In April, in the midst of America's public reckoning with mass shootings, made the decision to end its business with makers of military-style weapons--like the semi-automatic guns used in many mass shootings--who sold those arms to civilians.
The bank realized the decision would have limited impact.
"We're not solving the problem," said Anne Finucane, Bank of America’s vice chairman, speaking at Fortune's Most Powerful Women International Summit in London Tuesday morning. She noted that key issues around mental health and gun ownership are matters of public policy outside the bank's purview.
She also commented that the decision--which was made by Bank of America's CEO Bryan Moynihan and Finucane , who also heads the company's environmental, social, and governance committee--was not political, but aimed at "lowering the temperature of fear" among employees.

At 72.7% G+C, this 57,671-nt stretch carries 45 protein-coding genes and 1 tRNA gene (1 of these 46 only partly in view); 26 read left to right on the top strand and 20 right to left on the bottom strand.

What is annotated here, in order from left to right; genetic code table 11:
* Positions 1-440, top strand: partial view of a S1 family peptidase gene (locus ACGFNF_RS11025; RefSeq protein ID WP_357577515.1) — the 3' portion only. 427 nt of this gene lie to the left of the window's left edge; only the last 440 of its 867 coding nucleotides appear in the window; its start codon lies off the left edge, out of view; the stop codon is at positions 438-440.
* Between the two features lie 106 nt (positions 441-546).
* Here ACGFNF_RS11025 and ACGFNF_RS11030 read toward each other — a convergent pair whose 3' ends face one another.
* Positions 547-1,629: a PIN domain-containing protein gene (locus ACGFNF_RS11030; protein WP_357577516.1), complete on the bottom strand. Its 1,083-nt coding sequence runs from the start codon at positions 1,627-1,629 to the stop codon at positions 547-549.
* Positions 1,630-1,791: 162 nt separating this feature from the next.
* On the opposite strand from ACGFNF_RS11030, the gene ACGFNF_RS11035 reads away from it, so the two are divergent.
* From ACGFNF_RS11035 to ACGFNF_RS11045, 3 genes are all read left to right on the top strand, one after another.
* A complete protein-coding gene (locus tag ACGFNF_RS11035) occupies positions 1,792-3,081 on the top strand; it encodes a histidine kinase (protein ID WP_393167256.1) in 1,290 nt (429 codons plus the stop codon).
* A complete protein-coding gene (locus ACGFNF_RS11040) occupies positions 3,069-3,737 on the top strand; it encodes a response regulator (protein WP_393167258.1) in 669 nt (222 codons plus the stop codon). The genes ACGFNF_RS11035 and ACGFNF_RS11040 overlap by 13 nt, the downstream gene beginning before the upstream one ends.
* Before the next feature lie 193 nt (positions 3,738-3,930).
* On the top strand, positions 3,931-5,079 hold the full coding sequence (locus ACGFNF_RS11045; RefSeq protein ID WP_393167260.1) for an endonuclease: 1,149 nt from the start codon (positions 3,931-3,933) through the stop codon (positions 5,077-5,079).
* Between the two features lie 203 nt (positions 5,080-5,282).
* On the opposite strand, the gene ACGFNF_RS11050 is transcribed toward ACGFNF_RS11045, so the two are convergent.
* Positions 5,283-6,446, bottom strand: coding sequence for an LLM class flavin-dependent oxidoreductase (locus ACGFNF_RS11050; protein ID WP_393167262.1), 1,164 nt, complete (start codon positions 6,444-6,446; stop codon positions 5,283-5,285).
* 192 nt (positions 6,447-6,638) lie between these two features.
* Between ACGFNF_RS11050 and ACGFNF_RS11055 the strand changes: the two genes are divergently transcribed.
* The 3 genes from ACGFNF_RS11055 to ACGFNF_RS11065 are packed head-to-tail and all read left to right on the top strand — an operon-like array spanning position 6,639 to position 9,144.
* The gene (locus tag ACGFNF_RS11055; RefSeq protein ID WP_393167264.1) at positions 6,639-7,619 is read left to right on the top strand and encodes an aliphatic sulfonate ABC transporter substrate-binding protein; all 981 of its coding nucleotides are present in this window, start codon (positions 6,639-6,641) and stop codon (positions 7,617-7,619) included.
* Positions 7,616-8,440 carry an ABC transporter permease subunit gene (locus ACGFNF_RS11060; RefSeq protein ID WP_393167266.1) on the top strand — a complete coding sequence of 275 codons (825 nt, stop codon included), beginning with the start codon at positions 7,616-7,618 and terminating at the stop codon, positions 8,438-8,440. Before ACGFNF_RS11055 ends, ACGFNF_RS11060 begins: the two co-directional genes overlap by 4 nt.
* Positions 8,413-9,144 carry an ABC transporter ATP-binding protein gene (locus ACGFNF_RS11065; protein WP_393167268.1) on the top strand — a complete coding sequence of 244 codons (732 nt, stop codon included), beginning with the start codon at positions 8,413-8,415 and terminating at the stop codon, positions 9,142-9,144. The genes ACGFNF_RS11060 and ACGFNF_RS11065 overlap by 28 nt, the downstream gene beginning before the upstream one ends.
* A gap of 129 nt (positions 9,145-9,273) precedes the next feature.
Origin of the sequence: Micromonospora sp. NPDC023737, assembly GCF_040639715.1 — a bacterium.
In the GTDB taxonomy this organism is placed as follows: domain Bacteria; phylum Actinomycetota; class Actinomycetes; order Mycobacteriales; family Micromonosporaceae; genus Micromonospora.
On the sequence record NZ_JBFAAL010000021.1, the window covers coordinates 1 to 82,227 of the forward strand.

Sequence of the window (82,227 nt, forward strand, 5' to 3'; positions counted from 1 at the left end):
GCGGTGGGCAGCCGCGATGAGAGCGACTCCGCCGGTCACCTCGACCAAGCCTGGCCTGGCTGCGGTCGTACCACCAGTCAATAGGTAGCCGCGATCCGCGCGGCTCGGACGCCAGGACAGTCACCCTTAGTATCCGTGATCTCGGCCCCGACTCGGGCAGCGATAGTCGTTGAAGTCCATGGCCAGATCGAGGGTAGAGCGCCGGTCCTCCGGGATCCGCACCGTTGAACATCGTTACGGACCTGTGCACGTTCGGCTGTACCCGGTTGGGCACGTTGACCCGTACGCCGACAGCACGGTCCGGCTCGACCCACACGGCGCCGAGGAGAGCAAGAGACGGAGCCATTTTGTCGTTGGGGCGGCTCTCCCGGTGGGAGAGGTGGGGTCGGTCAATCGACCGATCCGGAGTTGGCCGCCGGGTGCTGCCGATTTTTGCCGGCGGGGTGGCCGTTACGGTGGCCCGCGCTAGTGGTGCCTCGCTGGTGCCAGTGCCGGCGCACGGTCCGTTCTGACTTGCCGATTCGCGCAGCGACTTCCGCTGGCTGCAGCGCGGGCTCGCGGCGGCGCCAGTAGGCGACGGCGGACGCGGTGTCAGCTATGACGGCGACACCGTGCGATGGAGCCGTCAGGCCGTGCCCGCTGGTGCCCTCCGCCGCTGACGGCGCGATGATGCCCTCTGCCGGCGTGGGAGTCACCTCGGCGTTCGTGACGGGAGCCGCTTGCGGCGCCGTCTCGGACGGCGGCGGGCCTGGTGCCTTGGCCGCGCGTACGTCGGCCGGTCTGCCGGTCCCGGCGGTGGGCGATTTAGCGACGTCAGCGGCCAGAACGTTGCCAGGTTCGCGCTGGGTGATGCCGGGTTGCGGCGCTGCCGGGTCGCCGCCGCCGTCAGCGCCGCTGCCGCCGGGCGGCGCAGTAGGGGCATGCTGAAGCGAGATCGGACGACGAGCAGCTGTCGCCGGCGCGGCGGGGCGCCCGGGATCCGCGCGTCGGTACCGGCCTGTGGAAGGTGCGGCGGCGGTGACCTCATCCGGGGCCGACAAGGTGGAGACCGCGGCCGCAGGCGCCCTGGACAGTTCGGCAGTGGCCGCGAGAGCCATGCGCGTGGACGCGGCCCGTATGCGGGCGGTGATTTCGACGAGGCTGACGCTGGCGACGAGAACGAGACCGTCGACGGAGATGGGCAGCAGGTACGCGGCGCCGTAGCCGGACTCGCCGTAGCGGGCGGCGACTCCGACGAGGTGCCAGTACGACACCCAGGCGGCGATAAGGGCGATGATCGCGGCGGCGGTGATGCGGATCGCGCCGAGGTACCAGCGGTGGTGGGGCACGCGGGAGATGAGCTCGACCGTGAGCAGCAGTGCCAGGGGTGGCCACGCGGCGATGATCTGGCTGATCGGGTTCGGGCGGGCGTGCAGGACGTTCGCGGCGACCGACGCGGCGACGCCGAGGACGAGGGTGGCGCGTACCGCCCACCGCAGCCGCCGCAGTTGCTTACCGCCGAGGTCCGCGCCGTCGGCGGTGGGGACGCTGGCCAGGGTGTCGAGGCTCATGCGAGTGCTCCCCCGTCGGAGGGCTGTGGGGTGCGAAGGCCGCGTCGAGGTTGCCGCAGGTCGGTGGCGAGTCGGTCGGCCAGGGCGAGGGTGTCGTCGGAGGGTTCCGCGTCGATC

"We did it because we felt fear among employees," she said, adding that the bank had 150 employees and thousands of customers who had been personally affected by America's scourge of gun violence.
Finucane said the move has cost the bank some business--both of military-style gun makers as well as of those who took issue with Bank of America’s decision--but she's pretty sure it has also brought in some new customers as well.
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